That’s a lot of boxes over the side.
That is a large percent of the cargo lost… Most likely the small profit margin they allegedly make. Perhaps insurance can make up that, but not realized for years, if any.
Goods are usually sold FOB and ocean freight is transported at the shipper’s risk, not the carrier’s. Whether the shipper elects to insure the cargo often depends upon its value.
CIF (cost insurance and freight) sale terms are also common. The seller provides the goods, the insurance and the freight to the destination all built into the price of the goods. The seller assumes the risk of loss during transport or lays it off to insurance.
The carrier’s freight charges are traditionally earned as soon as the cargo is load, whether it ever gets there or not.
I doubt that this incident will cause the container line any significant financial loss.
Hope you are right sir.
In same ways it is simpler if the vessel sinks as far as the underwriters are concerned. Sorting out the General Average with all the other freight interests will offer employment for more than a few for a couple of years.
I don’t share the same interests as the underwriters.
Recently, I ordered a piece of living room furniture from a large, well-known US marketing company and this afternoon I received a box containing the merchandise. Now, an hour later, I feel it a shame that the piece of furniture, with its Chinese origin, that I ordered had not wound up as flotsam from an incident such as what ONE Apus experienced. Never would I wish for ill events to be experienced aboard a ship or to its crew, but in my case, if some crew member had opened up a container and tossed the box containing my purchase overboard, well…that action would have been A-OK with me. As the young crowd writes nowadays - just saying.
Yet another hurricane-force storm is forecast over the central North Pacific during the next 48-72 hours to produce winds of 50-70 knots and significant wave heights to 16 meters (about 52 ft). Maximum wind and wave conditions are expected along 40N Latitude.
This is a typical case of crew negligence. Before loading the cargo plan must be checked and during loading all containers must be checked for weight, etc. And after loading it must be ascertained that all deck cargo and stacks of containers are secured and lashed as per instructions and rules, etc. All these tasks and responsibilities by junior officers must be double checked by the Master.
The solution is easy. Just arrest the Master and jail him until he confesses. And then condemn him to 10 years in prison. It will teach him a lesson.
A bit harsh solution, but agree lately situations have shown the lash down procedures have been lacking on followup. And, what they are lashing to is (Highlighted on this site) ,even in the newer ships is substandard or deteriorating. That kind of weather is no help at all either.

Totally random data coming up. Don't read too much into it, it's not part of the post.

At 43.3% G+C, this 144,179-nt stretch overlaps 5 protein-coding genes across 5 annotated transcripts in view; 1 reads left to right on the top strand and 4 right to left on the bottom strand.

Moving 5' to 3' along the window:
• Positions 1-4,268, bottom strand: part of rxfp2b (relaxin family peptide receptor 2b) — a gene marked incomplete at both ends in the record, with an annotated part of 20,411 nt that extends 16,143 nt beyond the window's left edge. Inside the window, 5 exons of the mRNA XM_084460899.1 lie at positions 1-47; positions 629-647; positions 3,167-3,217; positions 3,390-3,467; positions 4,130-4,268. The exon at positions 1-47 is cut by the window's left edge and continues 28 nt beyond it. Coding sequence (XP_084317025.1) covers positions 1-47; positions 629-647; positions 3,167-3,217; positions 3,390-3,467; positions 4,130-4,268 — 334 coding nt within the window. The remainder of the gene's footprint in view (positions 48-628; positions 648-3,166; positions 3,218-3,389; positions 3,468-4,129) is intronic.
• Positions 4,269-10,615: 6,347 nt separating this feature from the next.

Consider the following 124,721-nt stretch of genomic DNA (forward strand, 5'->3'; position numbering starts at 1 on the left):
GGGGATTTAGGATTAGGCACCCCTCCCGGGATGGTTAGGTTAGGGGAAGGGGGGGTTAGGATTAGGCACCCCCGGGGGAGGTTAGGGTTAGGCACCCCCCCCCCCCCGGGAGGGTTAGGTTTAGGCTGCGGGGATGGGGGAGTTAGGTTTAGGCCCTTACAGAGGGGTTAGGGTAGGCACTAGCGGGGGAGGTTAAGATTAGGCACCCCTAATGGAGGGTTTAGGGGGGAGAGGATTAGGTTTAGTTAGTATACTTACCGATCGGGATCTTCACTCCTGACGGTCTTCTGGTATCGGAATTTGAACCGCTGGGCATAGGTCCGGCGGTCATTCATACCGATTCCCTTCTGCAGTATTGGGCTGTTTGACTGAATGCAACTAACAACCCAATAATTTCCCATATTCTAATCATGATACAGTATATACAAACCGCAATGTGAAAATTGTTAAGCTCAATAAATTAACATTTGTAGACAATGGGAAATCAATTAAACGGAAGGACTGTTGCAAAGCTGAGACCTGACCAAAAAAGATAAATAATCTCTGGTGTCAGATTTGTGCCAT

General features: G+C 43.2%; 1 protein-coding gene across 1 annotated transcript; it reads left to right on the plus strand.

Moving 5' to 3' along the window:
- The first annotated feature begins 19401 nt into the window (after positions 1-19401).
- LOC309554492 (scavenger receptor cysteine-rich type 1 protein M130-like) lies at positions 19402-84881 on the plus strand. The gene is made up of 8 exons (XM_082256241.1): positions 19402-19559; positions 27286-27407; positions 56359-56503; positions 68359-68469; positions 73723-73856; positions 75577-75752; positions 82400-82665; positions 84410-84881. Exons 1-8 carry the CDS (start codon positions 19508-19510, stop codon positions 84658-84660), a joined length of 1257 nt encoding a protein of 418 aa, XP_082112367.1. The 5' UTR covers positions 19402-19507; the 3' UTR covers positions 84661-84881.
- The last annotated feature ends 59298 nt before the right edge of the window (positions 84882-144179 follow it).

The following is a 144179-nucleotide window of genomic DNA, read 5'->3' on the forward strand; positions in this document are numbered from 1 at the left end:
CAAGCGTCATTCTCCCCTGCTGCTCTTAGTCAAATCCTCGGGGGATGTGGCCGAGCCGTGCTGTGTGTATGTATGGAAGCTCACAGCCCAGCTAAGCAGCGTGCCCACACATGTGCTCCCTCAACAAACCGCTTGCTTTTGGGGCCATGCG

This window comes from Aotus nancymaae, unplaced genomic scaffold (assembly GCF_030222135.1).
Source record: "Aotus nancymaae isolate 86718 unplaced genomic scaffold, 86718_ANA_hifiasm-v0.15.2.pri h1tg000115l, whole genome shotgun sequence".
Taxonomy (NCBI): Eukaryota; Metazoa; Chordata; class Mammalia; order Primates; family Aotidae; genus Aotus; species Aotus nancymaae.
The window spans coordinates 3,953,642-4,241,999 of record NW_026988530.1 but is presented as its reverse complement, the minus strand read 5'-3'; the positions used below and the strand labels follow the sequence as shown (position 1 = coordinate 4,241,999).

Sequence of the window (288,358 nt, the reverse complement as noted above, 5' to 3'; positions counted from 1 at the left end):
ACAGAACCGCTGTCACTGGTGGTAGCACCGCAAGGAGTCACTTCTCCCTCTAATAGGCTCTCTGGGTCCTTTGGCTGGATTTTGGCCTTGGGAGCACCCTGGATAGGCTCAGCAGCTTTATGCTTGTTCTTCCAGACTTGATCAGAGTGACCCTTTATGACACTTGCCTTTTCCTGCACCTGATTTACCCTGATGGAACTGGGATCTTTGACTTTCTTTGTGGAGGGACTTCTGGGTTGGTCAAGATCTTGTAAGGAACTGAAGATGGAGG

Insurance / Underwriters are bracing for major loss due to this incident:
I see rates going up for that route.
It’s under investigation and ten years imprisonment is a harsh, harsh sentence.
With 20 stacks across with 8 boxes above the weather deck and with 12 bays aft of the bridge affected, we are talking about 1920 FEUs having shifted to starboard and some lost overboard. With average weight 20 tons and transverse shift 5 m, the heeling moment is 192 000 ton meters! The ship must be permanently heeling now. I assume the ship was slow speeding in the weather into the waves and then a rogue wave developed at 90° and the ship heeled, etc. Not the fault of the Master. Just heavy weather and bad luck. And nobody got killed.
They must have seen this one coming, with all the weather information available these days, already for some time. A vulnerable, pregnant with containers, ship should take evasive action at full speed to try to get out of the path of the center, treat it as a hurricane. But then may be they tried… You cannot hope to sail with a container ship through such a weather system with 15 meter waves without damage to the cargo.
There will be a great deal of attention paid to the findings of this incident due to the costs involved. I can guarantee that the master was being advised by a weather routing company. What instructions have the companies given to the master concerning advice from the weather routing company that they engaged?
Comments regarding the duty mates supervision of cargo are laughable. The two junior mates are working watch and watch and trying to oversee 5 or more cranes working in different areas of the ship, and at night the only decent forms of illumination are under the cranes themselves. The rules that worked for me, working in uniform, in the sunshine, watching a sling of cargo coming onboard by union purchase, are long gone. They even stopped for lunch in my day.
Just before sailing from Shanghai the situation on a container ship is frenetic. Both the master and the mate buried under a tsunami of paperwork, one mate stumbling around the bridge testing the gear having been in the middle of 6 hours rest, the other trying to check the lashings.
Maybe the cost of this will result in a rethink on how we can improve the outcomes.
When the photo was taken, the list was serious - >15° and the weather was calm. Look at the horizon in the back. I wonder how the ship will get back.
The horizon in the photo has the same list the ship does.
Yes at the moment that picture was taken.
But is that a roll or permanent list?
Looks like some containers have fallen to port and some to Stbd.
Who knows where the missing containers were stowed? (P or S)
I don’t see much roll / list. Shot was taken at an angle. Look at the horizon.